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Am J Obstet Gynecol. 2008 Mar;198(3):308.e1-6. doi: 10.1016/j.ajog.2007.09.003.

The expectations of patients who undergo surgery for stress incontinence.

Author information

1
Department of Obstetrics and Gynecology, University of Tennessee Health Science Center, Memphis, TN 38138, USA. vmallett@utmem.edu

Abstract

OBJECTIVE:

The purpose of this study was to assess patient expectations of surgical outcome after preoperative counseling of surgical procedures in a randomized trial of 655 women in a comparison of the rectus fascial sling and Burch colposuspension.

STUDY DESIGN:

Women who selected surgery for treating stress incontinence and who consented to this randomized, surgical trial completed a preoperative questionnaire to assess expectations for the postsurgical effects of surgery on urinary incontinence-related symptoms, limitations, and emotions. Associations of expectations with a range of preoperative urinary incontinence measures were explored.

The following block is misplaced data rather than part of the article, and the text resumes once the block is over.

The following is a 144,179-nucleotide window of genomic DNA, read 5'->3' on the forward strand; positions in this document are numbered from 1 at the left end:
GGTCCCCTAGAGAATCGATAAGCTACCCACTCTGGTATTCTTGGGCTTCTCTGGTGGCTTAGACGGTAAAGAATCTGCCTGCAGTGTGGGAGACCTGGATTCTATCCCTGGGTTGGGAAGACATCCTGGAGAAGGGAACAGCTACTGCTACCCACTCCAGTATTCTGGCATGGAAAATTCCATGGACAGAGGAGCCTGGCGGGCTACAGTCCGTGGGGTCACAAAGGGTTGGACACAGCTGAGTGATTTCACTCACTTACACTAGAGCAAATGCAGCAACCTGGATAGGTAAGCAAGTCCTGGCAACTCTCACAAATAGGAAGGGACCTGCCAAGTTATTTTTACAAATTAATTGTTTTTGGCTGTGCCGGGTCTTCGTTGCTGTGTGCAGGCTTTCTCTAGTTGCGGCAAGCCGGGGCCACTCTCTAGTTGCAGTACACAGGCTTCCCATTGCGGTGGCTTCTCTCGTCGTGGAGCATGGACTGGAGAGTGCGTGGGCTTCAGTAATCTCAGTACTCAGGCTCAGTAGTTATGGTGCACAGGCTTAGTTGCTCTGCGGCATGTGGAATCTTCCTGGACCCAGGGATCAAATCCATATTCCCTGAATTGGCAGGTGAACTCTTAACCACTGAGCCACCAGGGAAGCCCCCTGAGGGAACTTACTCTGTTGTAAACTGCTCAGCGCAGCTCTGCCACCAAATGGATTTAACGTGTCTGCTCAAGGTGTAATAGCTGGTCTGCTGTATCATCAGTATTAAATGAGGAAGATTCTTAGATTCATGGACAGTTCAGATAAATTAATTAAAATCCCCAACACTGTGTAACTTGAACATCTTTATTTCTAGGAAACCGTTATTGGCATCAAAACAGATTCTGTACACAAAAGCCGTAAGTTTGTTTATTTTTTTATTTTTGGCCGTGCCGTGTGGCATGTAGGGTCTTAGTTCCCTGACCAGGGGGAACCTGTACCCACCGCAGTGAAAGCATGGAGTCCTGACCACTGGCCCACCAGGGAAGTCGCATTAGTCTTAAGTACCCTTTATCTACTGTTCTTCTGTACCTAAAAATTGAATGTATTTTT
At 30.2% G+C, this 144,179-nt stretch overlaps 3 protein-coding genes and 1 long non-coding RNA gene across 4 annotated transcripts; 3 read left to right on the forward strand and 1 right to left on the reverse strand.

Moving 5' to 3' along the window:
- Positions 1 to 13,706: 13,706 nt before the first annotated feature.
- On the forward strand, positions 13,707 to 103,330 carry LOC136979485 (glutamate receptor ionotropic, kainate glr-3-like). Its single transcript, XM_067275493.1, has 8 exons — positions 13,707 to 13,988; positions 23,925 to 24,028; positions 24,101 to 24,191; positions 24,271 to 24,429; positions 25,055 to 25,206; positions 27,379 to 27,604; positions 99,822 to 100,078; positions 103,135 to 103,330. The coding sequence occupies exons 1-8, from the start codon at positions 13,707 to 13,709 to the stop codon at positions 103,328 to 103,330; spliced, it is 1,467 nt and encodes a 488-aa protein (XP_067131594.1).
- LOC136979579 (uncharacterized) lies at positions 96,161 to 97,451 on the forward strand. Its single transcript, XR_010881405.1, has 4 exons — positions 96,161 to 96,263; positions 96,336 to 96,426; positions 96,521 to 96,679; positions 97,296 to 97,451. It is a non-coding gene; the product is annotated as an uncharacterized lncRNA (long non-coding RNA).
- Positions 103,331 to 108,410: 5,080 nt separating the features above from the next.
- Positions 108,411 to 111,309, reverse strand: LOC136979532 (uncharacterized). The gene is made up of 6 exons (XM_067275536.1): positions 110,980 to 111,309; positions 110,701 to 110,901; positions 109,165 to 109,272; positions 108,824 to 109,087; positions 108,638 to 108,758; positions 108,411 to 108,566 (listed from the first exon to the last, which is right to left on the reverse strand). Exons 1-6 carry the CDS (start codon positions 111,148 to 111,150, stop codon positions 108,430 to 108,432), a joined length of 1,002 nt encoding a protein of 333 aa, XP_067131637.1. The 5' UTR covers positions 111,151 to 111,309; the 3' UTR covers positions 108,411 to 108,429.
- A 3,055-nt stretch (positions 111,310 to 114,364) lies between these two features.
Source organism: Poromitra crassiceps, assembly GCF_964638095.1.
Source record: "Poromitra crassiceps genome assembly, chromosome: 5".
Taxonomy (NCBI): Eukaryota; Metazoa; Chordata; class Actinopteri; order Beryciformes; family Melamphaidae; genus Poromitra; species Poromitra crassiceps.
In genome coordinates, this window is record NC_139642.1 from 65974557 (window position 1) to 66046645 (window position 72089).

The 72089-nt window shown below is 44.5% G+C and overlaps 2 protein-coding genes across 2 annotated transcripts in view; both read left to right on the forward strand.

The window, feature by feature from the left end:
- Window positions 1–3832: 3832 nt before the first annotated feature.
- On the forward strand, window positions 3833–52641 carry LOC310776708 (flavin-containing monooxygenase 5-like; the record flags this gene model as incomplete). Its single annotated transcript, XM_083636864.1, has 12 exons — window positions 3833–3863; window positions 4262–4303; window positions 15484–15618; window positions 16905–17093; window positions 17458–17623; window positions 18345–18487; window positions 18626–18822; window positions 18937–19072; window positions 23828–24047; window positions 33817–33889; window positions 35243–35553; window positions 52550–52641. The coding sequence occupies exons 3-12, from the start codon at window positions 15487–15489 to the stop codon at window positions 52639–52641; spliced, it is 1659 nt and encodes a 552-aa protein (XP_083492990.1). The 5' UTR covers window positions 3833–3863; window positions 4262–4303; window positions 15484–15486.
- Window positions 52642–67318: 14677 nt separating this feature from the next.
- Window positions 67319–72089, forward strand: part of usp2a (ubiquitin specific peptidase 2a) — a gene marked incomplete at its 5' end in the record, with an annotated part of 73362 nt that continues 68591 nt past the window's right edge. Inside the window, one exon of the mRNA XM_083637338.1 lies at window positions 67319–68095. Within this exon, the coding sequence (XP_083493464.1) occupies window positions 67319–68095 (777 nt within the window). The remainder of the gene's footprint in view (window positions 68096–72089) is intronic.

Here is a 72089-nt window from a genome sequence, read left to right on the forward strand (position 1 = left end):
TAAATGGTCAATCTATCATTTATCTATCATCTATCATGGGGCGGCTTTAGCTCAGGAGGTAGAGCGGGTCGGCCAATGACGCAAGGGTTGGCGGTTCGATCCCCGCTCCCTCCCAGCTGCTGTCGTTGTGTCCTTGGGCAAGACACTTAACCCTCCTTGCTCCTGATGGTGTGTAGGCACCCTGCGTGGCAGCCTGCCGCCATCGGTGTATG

RESULTS:

The most frequent preoperative symptoms were urine leakage (98%), embarrassment (88%), frequency (74%), physical activity (72%), and urgency (70%). Sexual and social limitations were less frequent (< or = 44%). Treatment expectations were higher for women who reported more symptom bother. As expected, most women (98%) had an expectation that urine leakage would be completely or almost completely eliminated. However, most women (92%) who reported urgency or frequency (83%) expected significant improvement of these symptoms after surgery.

CONCLUSION:

Patients who undergo stress incontinence surgery have high expectations regarding the outcome of incontinence surgery, which include the resolution of urgency and frequency.

PMID:
18313452
DOI:
10.1016/j.ajog.2007.09.003
[Indexed for MEDLINE]
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